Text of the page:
Text: Luke 10:38-42
My sister, Leah, called this week. She’s seven years older than me, and I’ve always envied her because she has a fabulous house in Shenandoah that sits on a half an acre of land, right next to a stream.
It’s close to the mountains, and I’m telling you, it’s a dream. A field of daffodils pops up in
the spring, and from that point on, it’s beautiful. There is an array of flowers for each shade of summer.
And it’s not just the garden, it’s the house too. Leah actually does the dishes as she cooks–it’s amazing to watch. (And, that’s usually what I’m doing. I’m just sitting down on my rear, watching her work.) Dirty dishes never touch the sink. She has a place for everything and everything is in its place. Her home is generous and comfortable. She recently added on to the fabulousness, increasing the size of the kitchen ten times. Now the back of her house opens up to the water.
Yet, when I talked to her on the phone, she explained that she was a bit stressed out.
I was surprised. I asked her what she was anxious about.
She told me it was the mulch. She had acres of mulch that she needed to spread. And she wanted to get it done in one day. “That sort of thing really puts a strain on me.”
I couldn’t really relate. After all, I could trip over bags of mulch for months at our house. So, I learned that the perfectionism I envy so much has a downside.
Now, when my sister visits my house, she usually has to get a prescription from her doctor beforehand so that she doesn’t die from the cat hair and dust. Clearly, I am not a better person than she is. But our conversation did remind me of the problem of household labor.
Housework is a modern complication in our society. And, as we read the Scriptures, we realize it’s been an obstacle for a couple thousand years.
Luke describes a very familiar scene. It would definitely be the scene if my sister and I lived together. Mary and Martha, these two sisters, are having company. And it’s not just any company, Jesus is over at the house.
Martha’s killing herself, finding the matching placemats, setting the table, cleaning the kitchen, doing the dishes while she cooks, and being the perfect hostess. Mary’s on the other side of the room, kicking back, listening to Jesus.
I imagine that Martha asked Mary for help with a few things, and Mary did them, kind of half-way, and then went right back to talking.
Martha finally gets completely annoyed, and says, “Jesus, could you ask her to help me?”
And Jesus said, “Nope. Mary’s doing the better thing.”
Now, even though I relate more to Mary, I’m actually feeling for Martha at this point. I’ve been in her position too. Because you know what? Mary might have chosen the better part, but at the end of the day, somebody’s got to do those dishes. They are simply not going to wash themselves.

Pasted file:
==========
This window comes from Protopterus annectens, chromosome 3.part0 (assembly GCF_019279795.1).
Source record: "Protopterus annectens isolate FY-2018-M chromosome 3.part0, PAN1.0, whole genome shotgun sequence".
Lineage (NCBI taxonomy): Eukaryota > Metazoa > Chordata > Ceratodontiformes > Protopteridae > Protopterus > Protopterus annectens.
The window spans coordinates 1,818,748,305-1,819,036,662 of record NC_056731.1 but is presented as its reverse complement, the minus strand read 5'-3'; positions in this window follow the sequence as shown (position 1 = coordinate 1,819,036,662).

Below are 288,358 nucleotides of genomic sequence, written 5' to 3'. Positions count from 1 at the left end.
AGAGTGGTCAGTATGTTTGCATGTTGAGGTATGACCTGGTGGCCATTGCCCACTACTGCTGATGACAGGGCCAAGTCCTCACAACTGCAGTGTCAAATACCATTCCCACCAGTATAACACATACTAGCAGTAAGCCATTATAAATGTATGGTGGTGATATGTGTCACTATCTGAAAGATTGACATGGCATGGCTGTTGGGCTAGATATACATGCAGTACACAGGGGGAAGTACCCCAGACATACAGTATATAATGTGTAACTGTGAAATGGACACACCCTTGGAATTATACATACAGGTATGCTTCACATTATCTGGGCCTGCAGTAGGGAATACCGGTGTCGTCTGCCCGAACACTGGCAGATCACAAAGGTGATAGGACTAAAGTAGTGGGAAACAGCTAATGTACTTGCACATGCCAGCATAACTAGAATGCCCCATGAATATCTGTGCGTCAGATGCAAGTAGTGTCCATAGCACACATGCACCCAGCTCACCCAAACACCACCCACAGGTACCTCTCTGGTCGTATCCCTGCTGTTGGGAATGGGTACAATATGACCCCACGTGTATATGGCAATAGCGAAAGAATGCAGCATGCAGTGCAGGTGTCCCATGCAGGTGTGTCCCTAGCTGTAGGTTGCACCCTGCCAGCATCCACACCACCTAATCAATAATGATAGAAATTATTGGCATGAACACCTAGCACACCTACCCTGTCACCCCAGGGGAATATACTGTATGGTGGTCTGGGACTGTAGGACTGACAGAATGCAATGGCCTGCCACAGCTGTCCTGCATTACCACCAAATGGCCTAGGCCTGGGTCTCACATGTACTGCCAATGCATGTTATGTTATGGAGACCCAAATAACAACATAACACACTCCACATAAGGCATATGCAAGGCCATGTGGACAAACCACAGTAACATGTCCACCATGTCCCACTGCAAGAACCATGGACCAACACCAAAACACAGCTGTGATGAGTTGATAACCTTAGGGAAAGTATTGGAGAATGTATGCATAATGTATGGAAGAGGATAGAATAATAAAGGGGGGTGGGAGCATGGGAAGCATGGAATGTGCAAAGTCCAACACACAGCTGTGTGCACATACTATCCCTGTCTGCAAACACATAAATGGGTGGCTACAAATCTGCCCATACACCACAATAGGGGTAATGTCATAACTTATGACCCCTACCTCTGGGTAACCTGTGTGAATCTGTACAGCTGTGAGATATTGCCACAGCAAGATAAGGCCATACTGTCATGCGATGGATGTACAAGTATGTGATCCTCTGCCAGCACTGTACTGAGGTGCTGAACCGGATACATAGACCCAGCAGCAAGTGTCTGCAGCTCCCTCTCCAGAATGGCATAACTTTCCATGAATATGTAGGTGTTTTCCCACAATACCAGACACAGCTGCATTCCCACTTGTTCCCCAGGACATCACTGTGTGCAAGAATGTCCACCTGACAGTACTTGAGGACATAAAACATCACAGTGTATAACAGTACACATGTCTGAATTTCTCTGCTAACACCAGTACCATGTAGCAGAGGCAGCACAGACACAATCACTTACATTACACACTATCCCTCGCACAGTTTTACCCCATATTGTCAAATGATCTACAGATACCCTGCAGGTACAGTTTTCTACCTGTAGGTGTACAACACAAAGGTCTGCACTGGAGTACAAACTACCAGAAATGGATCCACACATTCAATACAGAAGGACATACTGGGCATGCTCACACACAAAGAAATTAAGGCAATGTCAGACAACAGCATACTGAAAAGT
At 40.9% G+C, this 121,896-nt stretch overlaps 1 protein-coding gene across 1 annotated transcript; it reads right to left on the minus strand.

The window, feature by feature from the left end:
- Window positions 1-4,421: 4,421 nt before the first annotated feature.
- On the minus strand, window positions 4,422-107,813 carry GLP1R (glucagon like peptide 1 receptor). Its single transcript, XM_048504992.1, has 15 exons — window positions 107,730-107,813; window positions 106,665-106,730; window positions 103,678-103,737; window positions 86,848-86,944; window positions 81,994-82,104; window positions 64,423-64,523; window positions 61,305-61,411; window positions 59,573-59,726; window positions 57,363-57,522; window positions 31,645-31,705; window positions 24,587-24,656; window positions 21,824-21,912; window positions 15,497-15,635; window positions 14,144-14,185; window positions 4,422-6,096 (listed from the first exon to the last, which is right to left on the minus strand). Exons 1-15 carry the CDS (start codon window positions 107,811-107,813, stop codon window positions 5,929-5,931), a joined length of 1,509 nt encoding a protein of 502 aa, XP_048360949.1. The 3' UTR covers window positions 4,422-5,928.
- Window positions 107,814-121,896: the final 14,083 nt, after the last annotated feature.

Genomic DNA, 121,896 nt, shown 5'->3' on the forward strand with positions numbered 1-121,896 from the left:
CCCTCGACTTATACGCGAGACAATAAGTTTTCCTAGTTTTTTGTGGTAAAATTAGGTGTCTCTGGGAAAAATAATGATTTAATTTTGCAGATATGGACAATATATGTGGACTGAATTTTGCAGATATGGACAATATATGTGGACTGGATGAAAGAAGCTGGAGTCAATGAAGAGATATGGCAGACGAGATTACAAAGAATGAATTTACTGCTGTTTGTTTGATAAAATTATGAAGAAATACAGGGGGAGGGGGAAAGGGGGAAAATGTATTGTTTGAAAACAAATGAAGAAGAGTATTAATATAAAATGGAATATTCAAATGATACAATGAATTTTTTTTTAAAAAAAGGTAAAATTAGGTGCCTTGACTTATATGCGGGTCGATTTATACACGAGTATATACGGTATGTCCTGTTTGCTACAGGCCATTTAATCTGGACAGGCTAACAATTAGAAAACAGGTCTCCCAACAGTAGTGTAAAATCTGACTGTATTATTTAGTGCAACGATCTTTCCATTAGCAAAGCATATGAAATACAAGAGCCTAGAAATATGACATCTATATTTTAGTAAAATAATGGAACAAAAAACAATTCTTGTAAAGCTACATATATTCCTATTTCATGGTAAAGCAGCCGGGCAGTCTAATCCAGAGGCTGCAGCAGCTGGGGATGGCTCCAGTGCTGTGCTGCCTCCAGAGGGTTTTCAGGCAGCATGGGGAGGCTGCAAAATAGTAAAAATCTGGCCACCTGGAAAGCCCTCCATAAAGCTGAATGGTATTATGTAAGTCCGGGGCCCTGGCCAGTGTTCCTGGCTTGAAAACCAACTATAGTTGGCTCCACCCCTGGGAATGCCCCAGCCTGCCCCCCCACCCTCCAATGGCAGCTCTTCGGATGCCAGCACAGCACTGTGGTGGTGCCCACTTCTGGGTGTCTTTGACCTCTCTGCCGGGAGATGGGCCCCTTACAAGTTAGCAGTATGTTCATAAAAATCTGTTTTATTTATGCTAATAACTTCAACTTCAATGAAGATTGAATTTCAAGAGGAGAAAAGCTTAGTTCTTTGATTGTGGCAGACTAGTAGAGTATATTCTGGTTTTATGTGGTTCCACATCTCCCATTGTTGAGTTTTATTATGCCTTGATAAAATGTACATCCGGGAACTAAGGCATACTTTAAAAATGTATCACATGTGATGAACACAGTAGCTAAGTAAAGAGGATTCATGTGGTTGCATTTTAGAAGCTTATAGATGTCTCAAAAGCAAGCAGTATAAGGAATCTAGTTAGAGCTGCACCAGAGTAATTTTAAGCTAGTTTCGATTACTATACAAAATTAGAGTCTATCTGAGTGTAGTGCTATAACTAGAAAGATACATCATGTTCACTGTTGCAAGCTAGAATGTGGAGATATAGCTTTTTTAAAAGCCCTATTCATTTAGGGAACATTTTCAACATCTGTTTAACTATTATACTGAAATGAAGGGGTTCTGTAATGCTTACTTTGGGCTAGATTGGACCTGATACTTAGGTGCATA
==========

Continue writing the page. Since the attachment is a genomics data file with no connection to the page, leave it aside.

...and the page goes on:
So there are two solutions to the household labor in this story: Jesus is a great feminist liberator who says that it’s better for Mary to be educating herself than cleaning up the house. He says to drop the housework, sit down, and start learning.
Of course Jesus is right. Martha had the greatest religious leader in the history of humankind sitting there in her livingroom, and she’s worried about getting through her tedious to-do list.
But, let’s say that Jesus Christ is not relaxing in our living room, then Martha has a point too. Martha stands up for herself and says that they should be splitting the household chores.
Housework is a real problem.
I learned that in graduate school, when my husband and I were taking a full load of classes, plus we were juggling eight jobs between us. And what was I stressed out about? It was not the exams or the papers. It was the fact that our apartment was not as clean as I wanted.
If you’re not a woman or you’re not married, please don’t tune out. Not yet. We all need to be in on this discussion: husbands, wives, partners, and those who are not married. It’s time to have a family meeting with everyone involved, because we’re not going to solve this problem with working women, sitting in a corner, complaining to themselves.
Women are well established in the workplace now. Women are excelling academically and there are more women in undergraduate programs than men. We have a lot of modern conveniences, so it doesn’t take three hours to make a pot of coffee like it did 100 years ago. We have dishwashers, microwaves, ovens, vacuum cleaners, and stovetops, so if we have a high tolerance for clutter, then we can do the housework in a shorter amount of time.
But we don’t have a high tolerance for clutter. Many of us work outside of the home, and yet our domestic hopes and dreams seem to be overwhelming.
Just turn on the television for a little while. With an array of home, garden, and food channels, we become inspired to do things that are really outside of the realm of reality. I flip through the stations, and see people tackling that jumbled storage space. I’m exhausted just watching them, haul out every single item, sorting it into two piles, having a garage sale. It takes them days to put the place back together again. And I wonder, “Why we can’t have a cluttered storage space? What’s so wrong with that?” I could have the straightened out that situation in about two seconds. I would have just closed the door. Problem solved.